Ordinarily, travel from home-to-work (and back again) is considered non-deductible. However, if an employee is required to carry heavy/bulky equipment for which there are no secure storage facilities at work, the travel between home and work with the heavy/bulky equipment can be considered deductible. Unfortunately for Mr Bell, evidence before the Tribunal indicated that there were safe and secure storage facilities for his tools (the bulky/heavy equipment) at the worksite.

Accordingly, Mr Bell was unable to rely upon the 'bulky goods' exception to re-characterise home-to-work travel as being a deductible work expense.

Instead, it retained its ordinary private and non-deductible status. Mr Bell was unsuccessful in advancing the argument that he was entitled to a deduction in relation to the motor vehicle expenses because he was in receipt of an allowance. However, Mr Bell was able to convince the ATO that he had undertaken at least some work-related travel using his vehicle. The ATO allowed Mr Bell a deduction under the 'cents per kilometre method' up to the maximum dollar amount for 5,000 kilometres for the 2016 income year of $3,300.

Editor: This decision provides a timely reminder that simply carrying bulky equipment between home and work will not make these trips deductible, where there is a secure place for the equipment to be stored at the employee's worksite. The decision also highlights the fallacy of assuming that being in receipt of an allowance somehow entitles the taxpayer to an offsetting deduction.

The taxpayer was technically 'lucky' that he was allowed the 'cents per kilometre method' deduction for work-related travel, given that his motor vehicle fell outside the definition of a 'car'. This is because the cents per kilometre method only applies to 'cars', so it could be said that the ATO was generous to the taxpayer in these circumstances.  

This short video explains some of the points illustrated above.

Please contact our office if you have any queries as to the deductibility of work-related travel. 


Does Your Business Have a CRM Tool?








 





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Client relationship management (CRM) tools offer a fast and effective way to manage all of this customer information. A CRM solution provides one central hub for recording all your customer data. This data could be the basics of customer name, address and contact details, notes from meetings, records of sales activity or information on the customer's marketing preferences.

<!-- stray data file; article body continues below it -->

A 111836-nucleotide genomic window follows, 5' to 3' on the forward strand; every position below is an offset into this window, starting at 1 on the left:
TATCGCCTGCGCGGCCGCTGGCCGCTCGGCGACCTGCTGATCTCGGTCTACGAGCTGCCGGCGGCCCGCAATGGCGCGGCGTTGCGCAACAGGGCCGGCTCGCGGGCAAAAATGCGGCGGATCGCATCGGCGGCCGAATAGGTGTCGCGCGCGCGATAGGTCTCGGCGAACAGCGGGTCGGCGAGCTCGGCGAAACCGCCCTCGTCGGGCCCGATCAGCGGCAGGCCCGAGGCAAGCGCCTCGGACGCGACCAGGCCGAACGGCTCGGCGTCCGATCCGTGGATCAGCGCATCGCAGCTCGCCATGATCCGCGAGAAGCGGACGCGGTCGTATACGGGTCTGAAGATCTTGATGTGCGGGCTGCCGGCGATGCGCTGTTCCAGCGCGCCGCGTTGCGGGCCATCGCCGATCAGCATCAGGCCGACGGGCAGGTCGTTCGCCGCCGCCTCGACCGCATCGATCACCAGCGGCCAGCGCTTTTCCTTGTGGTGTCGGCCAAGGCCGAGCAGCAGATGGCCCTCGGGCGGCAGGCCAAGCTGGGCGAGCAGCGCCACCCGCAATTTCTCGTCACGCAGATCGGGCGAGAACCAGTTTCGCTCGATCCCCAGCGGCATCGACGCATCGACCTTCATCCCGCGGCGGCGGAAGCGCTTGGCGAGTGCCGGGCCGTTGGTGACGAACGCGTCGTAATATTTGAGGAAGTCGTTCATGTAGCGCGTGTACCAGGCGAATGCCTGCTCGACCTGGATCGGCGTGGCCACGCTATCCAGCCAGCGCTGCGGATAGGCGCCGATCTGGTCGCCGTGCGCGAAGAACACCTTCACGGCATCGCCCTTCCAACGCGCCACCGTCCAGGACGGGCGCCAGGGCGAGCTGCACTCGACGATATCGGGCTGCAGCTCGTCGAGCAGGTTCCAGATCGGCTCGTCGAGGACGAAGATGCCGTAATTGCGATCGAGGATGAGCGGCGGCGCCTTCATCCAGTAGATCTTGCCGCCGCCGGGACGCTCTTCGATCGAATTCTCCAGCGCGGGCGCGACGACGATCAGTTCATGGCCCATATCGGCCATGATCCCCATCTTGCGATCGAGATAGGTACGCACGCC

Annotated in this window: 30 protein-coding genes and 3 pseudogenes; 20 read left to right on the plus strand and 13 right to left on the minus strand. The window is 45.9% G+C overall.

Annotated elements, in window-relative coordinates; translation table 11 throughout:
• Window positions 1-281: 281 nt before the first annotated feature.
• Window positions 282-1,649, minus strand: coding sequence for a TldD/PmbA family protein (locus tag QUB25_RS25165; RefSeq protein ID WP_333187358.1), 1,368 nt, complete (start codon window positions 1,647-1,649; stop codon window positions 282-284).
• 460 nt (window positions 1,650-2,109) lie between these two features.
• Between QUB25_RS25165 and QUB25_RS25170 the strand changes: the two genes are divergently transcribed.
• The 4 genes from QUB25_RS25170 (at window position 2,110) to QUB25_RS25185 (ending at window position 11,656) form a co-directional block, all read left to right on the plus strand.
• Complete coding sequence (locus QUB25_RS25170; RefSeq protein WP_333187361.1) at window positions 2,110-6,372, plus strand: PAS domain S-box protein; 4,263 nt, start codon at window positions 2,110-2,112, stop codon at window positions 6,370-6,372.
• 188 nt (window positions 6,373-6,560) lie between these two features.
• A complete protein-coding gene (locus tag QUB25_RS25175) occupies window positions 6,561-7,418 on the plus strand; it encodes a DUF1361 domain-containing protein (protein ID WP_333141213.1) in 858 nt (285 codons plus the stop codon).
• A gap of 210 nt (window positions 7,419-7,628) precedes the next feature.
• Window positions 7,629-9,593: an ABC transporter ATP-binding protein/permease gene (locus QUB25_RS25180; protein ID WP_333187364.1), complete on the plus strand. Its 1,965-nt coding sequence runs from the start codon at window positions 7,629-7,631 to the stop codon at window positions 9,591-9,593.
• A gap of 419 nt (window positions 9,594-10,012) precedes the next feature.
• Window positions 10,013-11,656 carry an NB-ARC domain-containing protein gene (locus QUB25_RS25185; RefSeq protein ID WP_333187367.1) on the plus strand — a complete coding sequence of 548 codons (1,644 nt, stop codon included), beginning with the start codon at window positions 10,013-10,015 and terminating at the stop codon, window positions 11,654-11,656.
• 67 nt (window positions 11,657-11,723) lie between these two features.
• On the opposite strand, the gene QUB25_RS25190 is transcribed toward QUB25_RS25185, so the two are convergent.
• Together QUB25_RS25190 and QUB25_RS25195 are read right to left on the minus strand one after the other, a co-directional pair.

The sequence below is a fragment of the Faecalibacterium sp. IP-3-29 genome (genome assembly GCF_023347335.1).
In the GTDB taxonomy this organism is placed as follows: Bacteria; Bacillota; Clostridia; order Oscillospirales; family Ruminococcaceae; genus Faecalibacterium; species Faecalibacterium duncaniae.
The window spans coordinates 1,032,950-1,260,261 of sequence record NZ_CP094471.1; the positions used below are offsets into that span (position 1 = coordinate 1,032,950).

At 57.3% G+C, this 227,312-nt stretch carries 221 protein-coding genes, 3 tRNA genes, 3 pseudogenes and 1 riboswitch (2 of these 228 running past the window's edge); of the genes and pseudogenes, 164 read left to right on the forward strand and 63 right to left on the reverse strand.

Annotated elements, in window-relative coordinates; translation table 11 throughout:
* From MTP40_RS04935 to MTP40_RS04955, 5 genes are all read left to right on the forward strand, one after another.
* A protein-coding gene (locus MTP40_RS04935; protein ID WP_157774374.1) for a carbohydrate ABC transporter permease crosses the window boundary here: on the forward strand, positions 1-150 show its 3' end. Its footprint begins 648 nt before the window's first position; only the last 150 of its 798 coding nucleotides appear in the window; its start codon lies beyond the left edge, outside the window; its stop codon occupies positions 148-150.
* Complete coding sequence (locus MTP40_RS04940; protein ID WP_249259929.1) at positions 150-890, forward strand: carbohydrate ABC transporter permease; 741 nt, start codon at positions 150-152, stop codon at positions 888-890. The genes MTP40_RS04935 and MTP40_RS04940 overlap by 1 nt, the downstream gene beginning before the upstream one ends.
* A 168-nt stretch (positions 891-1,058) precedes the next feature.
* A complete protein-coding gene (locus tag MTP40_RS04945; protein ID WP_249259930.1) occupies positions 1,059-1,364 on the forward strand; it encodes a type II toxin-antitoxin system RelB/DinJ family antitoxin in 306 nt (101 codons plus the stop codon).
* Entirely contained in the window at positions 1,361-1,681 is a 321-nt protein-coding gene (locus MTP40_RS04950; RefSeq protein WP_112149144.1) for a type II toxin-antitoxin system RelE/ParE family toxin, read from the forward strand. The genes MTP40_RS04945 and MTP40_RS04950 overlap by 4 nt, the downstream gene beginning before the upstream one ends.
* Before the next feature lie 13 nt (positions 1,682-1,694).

Having clean, up-to-date information and data about your customers is a vital part of running your business. But recording, tracking and accessing this customer information can be tricky if you don't have the right tools to get the job done.

So, how does having a CRM tool help you do business? Let's take a look...

A centralised hub for managing your customer relationships

Without a CRM system in the business, your sales and marketing team have to rely on manual, organic processes to manage the company's customer information. It's likely that you'll be relying on multiple spreadsheets, diary reminders and scribbled notes to manage your customer and prospect relationships. And in this day and age, that's just not an efficient or productive way to keep on top of your customer data.

With a CRM system in place, you can:

Record higher-quality customer data – rather than relying on multiple sources of data, a CRM system becomes the heart of your business information. You can ditch the spreadsheets and paperwork and put all your customer contact information, customer interactions and marketing preferences into one centralised source of truth.

Build on your customer relationships – it's much easier to take good care of your existing customers when you have access to their information at the press of a button. Your CRM tool will be able to display a breadcrumb trail that shows every customer interaction, campaign task and comment. So, you can quickly look back to see which products or services they've engaged with, when you last spoke, or what their preferences may be for sales, advertising and marketing purposes.

Improve your client reporting and segmentation – a CRM tool will help you to track, measure and analyse your historical client data. And because of this, it's far easier to run client reports, or to split your entire customer base into meaningful segments. You might track your clients by location, by revenue generated, by industry, or by any meaningful demographic that helps you manage and target each separate audience segment.

Achieve more detailed targeting of prospects – by using the tracking features in your CRM tool, it's possible to enter details of every interaction with a new prospect. This means you can then track the evolution of the relationship from cold to warm prospect, making business development easier and giving greater insights into how well your sales and marketing targeting is working.

Stay in control of your task management – remembering to act on your planned business development and sales tasks can be a challenge for a busy sales team. Your crm tool can show you which tasks are outstanding, which are completed and manage the work-in-progress position of each and every customer. It can also send you automated alerts such as a reminder to follow-up after you've sent a quote.